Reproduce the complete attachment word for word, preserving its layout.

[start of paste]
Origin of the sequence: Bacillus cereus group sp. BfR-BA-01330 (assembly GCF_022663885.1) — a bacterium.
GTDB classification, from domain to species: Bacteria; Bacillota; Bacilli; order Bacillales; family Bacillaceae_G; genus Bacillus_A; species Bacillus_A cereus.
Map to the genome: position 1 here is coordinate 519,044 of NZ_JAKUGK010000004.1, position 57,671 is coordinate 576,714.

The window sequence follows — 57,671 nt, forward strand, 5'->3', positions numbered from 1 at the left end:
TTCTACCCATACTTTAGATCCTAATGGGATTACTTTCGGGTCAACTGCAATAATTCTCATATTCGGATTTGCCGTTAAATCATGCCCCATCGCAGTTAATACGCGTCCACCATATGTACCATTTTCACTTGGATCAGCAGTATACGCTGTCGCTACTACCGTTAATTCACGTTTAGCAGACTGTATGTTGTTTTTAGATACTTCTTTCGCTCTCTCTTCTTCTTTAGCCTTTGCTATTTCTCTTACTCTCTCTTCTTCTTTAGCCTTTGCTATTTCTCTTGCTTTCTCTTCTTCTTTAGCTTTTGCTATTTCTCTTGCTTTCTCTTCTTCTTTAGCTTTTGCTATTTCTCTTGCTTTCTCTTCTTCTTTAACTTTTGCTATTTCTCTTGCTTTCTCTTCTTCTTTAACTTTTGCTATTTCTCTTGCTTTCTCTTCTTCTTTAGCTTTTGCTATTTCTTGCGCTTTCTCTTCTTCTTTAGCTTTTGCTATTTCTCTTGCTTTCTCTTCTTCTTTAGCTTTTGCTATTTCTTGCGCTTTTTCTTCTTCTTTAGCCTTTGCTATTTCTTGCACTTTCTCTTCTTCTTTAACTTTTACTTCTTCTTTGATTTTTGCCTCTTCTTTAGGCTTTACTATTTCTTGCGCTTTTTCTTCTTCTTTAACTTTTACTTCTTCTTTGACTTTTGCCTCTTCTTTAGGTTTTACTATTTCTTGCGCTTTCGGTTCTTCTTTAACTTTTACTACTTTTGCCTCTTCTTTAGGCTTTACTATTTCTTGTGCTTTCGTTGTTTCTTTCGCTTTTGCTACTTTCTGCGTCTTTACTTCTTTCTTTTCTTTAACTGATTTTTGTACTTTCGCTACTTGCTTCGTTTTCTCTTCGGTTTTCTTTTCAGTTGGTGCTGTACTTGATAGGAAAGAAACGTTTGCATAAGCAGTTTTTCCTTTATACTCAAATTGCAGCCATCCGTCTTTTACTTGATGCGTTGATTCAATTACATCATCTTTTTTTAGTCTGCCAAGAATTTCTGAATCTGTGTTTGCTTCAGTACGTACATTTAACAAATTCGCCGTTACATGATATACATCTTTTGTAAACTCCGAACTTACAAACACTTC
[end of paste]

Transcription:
Origin of the sequence: Bacillus cereus group sp. BfR-BA-01330 (assembly GCF_022663885.1) — a bacterium.
GTDB classification, from domain to species: Bacteria; Bacillota; Bacilli; order Bacillales; family Bacillaceae_G; genus Bacillus_A; species Bacillus_A cereus.
Map to the genome: position 1 here is coordinate 519,044 of NZ_JAKUGK010000004.1, position 57,671 is coordinate 576,714.

The window sequence follows — 57,671 nt, forward strand, 5'->3', positions numbered from 1 at the left end:
TTCTACCCATACTTTAGATCCTAATGGGATTACTTTCGGGTCAACTGCAATAATTCTCATATTCGGATTTGCCGTTAAATCATGCCCCATCGCAGTTAATACGCGTCCACCATATGTACCATTTTCACTTGGATCAGCAGTATACGCTGTCGCTACTACCGTTAATTCACGTTTAGCAGACTGTATGTTGTTTTTAGATACTTCTTTCGCTCTCTCTTCTTCTTTAGCCTTTGCTATTTCTCTTACTCTCTCTTCTTCTTTAGCCTTTGCTATTTCTCTTGCTTTCTCTTCTTCTTTAGCTTTTGCTATTTCTCTTGCTTTCTCTTCTTCTTTAGCTTTTGCTATTTCTCTTGCTTTCTCTTCTTCTTTAACTTTTGCTATTTCTCTTGCTTTCTCTTCTTCTTTAACTTTTGCTATTTCTCTTGCTTTCTCTTCTTCTTTAGCTTTTGCTATTTCTTGCGCTTTCTCTTCTTCTTTAGCTTTTGCTATTTCTCTTGCTTTCTCTTCTTCTTTAGCTTTTGCTATTTCTTGCGCTTTTTCTTCTTCTTTAGCCTTTGCTATTTCTTGCACTTTCTCTTCTTCTTTAACTTTTACTTCTTCTTTGATTTTTGCCTCTTCTTTAGGCTTTACTATTTCTTGCGCTTTTTCTTCTTCTTTAACTTTTACTTCTTCTTTGACTTTTGCCTCTTCTTTAGGTTTTACTATTTCTTGCGCTTTCGGTTCTTCTTTAACTTTTACTACTTTTGCCTCTTCTTTAGGCTTTACTATTTCTTGTGCTTTCGTTGTTTCTTTCGCTTTTGCTACTTTCTGCGTCTTTACTTCTTTCTTTTCTTTAACTGATTTTTGTACTTTCGCTACTTGCTTCGTTTTCTCTTCGGTTTTCTTTTCAGTTGGTGCTGTACTTGATAGGAAAGAAACGTTTGCATAAGCAGTTTTTCCTTTATACTCAAATTGCAGCCATCCGTCTTTTACTTGATGCGTTGATTCAATTACATCATCTTTTTTTAGTCTGCCAAGAATTTCTGAATCTGTGTTTGCTTCAGTACGTACATTTAACAAATTCGCCGTTACATGATATACATCTTTTGTAAACTCCGAACTTACAAACACTTC